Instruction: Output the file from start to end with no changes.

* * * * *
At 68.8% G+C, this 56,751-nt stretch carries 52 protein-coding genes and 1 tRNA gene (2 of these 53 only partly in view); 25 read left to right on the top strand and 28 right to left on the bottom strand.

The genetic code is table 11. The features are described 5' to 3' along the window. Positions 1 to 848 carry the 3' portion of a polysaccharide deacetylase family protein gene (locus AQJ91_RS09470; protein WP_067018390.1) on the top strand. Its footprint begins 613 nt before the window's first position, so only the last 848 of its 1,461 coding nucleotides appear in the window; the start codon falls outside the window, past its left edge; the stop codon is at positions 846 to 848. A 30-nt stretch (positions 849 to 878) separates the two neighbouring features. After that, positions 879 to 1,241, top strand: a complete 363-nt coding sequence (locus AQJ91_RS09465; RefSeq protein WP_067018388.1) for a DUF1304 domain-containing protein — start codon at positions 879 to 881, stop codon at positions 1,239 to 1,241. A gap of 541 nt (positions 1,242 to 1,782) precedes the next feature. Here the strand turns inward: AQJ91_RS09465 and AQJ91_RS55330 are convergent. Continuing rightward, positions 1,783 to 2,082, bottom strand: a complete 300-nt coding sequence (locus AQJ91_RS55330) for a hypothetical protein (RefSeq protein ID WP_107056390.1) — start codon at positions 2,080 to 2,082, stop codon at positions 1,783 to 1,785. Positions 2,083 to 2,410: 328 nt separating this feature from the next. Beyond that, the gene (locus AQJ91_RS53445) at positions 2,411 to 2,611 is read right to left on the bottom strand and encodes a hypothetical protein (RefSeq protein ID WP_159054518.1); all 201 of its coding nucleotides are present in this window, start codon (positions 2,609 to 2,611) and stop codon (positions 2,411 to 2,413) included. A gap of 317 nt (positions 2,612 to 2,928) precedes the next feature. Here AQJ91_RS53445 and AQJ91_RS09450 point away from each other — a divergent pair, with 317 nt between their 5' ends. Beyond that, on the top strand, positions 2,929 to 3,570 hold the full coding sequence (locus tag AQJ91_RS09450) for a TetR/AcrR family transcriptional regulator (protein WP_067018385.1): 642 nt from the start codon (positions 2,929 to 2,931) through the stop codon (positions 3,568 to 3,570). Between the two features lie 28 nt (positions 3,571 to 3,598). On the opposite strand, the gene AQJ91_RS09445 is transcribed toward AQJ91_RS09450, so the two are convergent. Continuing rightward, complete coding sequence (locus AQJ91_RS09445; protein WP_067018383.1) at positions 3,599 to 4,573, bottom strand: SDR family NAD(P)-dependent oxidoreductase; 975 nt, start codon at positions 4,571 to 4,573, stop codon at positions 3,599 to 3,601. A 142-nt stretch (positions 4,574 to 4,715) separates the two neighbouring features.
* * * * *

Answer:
At 68.8% G+C, this 56,751-nt stretch carries 52 protein-coding genes and 1 tRNA gene (2 of these 53 only partly in view); 25 read left to right on the top strand and 28 right to left on the bottom strand.

The genetic code is table 11. The features are described 5' to 3' along the window. Positions 1 to 848 carry the 3' portion of a polysaccharide deacetylase family protein gene (locus AQJ91_RS09470; protein WP_067018390.1) on the top strand. Its footprint begins 613 nt before the window's first position, so only the last 848 of its 1,461 coding nucleotides appear in the window; the start codon falls outside the window, past its left edge; the stop codon is at positions 846 to 848. A 30-nt stretch (positions 849 to 878) separates the two neighbouring features. After that, positions 879 to 1,241, top strand: a complete 363-nt coding sequence (locus AQJ91_RS09465; RefSeq protein WP_067018388.1) for a DUF1304 domain-containing protein — start codon at positions 879 to 881, stop codon at positions 1,239 to 1,241. A gap of 541 nt (positions 1,242 to 1,782) precedes the next feature. Here the strand turns inward: AQJ91_RS09465 and AQJ91_RS55330 are convergent. Continuing rightward, positions 1,783 to 2,082, bottom strand: a complete 300-nt coding sequence (locus AQJ91_RS55330) for a hypothetical protein (RefSeq protein ID WP_107056390.1) — start codon at positions 2,080 to 2,082, stop codon at positions 1,783 to 1,785. Positions 2,083 to 2,410: 328 nt separating this feature from the next. Beyond that, the gene (locus AQJ91_RS53445) at positions 2,411 to 2,611 is read right to left on the bottom strand and encodes a hypothetical protein (RefSeq protein ID WP_159054518.1); all 201 of its coding nucleotides are present in this window, start codon (positions 2,609 to 2,611) and stop codon (positions 2,411 to 2,413) included. A gap of 317 nt (positions 2,612 to 2,928) precedes the next feature. Here AQJ91_RS53445 and AQJ91_RS09450 point away from each other — a divergent pair, with 317 nt between their 5' ends. Beyond that, on the top strand, positions 2,929 to 3,570 hold the full coding sequence (locus tag AQJ91_RS09450) for a TetR/AcrR family transcriptional regulator (protein WP_067018385.1): 642 nt from the start codon (positions 2,929 to 2,931) through the stop codon (positions 3,568 to 3,570). Between the two features lie 28 nt (positions 3,571 to 3,598). On the opposite strand, the gene AQJ91_RS09445 is transcribed toward AQJ91_RS09450, so the two are convergent. Continuing rightward, complete coding sequence (locus AQJ91_RS09445; protein WP_067018383.1) at positions 3,599 to 4,573, bottom strand: SDR family NAD(P)-dependent oxidoreductase; 975 nt, start codon at positions 4,571 to 4,573, stop codon at positions 3,599 to 3,601. A 142-nt stretch (positions 4,574 to 4,715) separates the two neighbouring features.